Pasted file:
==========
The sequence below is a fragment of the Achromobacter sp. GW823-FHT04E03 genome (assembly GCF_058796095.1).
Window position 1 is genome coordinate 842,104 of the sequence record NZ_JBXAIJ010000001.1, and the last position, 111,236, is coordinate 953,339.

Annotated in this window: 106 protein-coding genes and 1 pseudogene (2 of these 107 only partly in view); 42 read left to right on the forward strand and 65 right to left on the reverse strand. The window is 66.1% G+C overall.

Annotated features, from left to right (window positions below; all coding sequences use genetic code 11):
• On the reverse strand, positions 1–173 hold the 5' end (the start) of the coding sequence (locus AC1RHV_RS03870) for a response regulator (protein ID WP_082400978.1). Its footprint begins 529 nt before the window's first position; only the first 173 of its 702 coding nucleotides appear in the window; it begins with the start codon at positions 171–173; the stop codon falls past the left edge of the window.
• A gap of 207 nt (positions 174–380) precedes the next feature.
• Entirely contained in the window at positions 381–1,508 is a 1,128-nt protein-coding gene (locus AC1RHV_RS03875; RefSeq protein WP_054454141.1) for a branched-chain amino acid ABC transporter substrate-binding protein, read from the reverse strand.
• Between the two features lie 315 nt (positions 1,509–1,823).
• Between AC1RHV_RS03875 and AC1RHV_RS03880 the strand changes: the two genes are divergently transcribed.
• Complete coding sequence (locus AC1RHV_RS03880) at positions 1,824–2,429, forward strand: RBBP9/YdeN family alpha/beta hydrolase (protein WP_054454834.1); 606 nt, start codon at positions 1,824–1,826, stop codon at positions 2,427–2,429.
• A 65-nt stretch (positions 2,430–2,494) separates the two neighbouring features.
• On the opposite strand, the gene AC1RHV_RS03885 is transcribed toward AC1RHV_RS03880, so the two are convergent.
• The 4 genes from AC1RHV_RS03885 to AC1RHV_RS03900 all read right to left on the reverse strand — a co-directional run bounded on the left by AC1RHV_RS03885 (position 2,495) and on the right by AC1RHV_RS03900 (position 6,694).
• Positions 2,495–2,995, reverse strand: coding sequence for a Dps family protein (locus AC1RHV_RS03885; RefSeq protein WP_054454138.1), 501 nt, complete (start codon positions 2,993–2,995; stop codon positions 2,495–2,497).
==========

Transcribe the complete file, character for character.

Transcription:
The sequence below is a fragment of the Achromobacter sp. GW823-FHT04E03 genome (assembly GCF_058796095.1).
Window position 1 is genome coordinate 842,104 of the sequence record NZ_JBXAIJ010000001.1, and the last position, 111,236, is coordinate 953,339.

Annotated in this window: 106 protein-coding genes and 1 pseudogene (2 of these 107 only partly in view); 42 read left to right on the forward strand and 65 right to left on the reverse strand. The window is 66.1% G+C overall.

Annotated features, from left to right (window positions below; all coding sequences use genetic code 11):
• On the reverse strand, positions 1–173 hold the 5' end (the start) of the coding sequence (locus AC1RHV_RS03870) for a response regulator (protein ID WP_082400978.1). Its footprint begins 529 nt before the window's first position; only the first 173 of its 702 coding nucleotides appear in the window; it begins with the start codon at positions 171–173; the stop codon falls past the left edge of the window.
• A gap of 207 nt (positions 174–380) precedes the next feature.
• Entirely contained in the window at positions 381–1,508 is a 1,128-nt protein-coding gene (locus AC1RHV_RS03875; RefSeq protein WP_054454141.1) for a branched-chain amino acid ABC transporter substrate-binding protein, read from the reverse strand.
• Between the two features lie 315 nt (positions 1,509–1,823).
• Between AC1RHV_RS03875 and AC1RHV_RS03880 the strand changes: the two genes are divergently transcribed.
• Complete coding sequence (locus AC1RHV_RS03880) at positions 1,824–2,429, forward strand: RBBP9/YdeN family alpha/beta hydrolase (protein WP_054454834.1); 606 nt, start codon at positions 1,824–1,826, stop codon at positions 2,427–2,429.
• A 65-nt stretch (positions 2,430–2,494) separates the two neighbouring features.
• On the opposite strand, the gene AC1RHV_RS03885 is transcribed toward AC1RHV_RS03880, so the two are convergent.
• The 4 genes from AC1RHV_RS03885 to AC1RHV_RS03900 all read right to left on the reverse strand — a co-directional run bounded on the left by AC1RHV_RS03885 (position 2,495) and on the right by AC1RHV_RS03900 (position 6,694).
• Positions 2,495–2,995, reverse strand: coding sequence for a Dps family protein (locus AC1RHV_RS03885; RefSeq protein WP_054454138.1), 501 nt, complete (start codon positions 2,993–2,995; stop codon positions 2,495–2,497).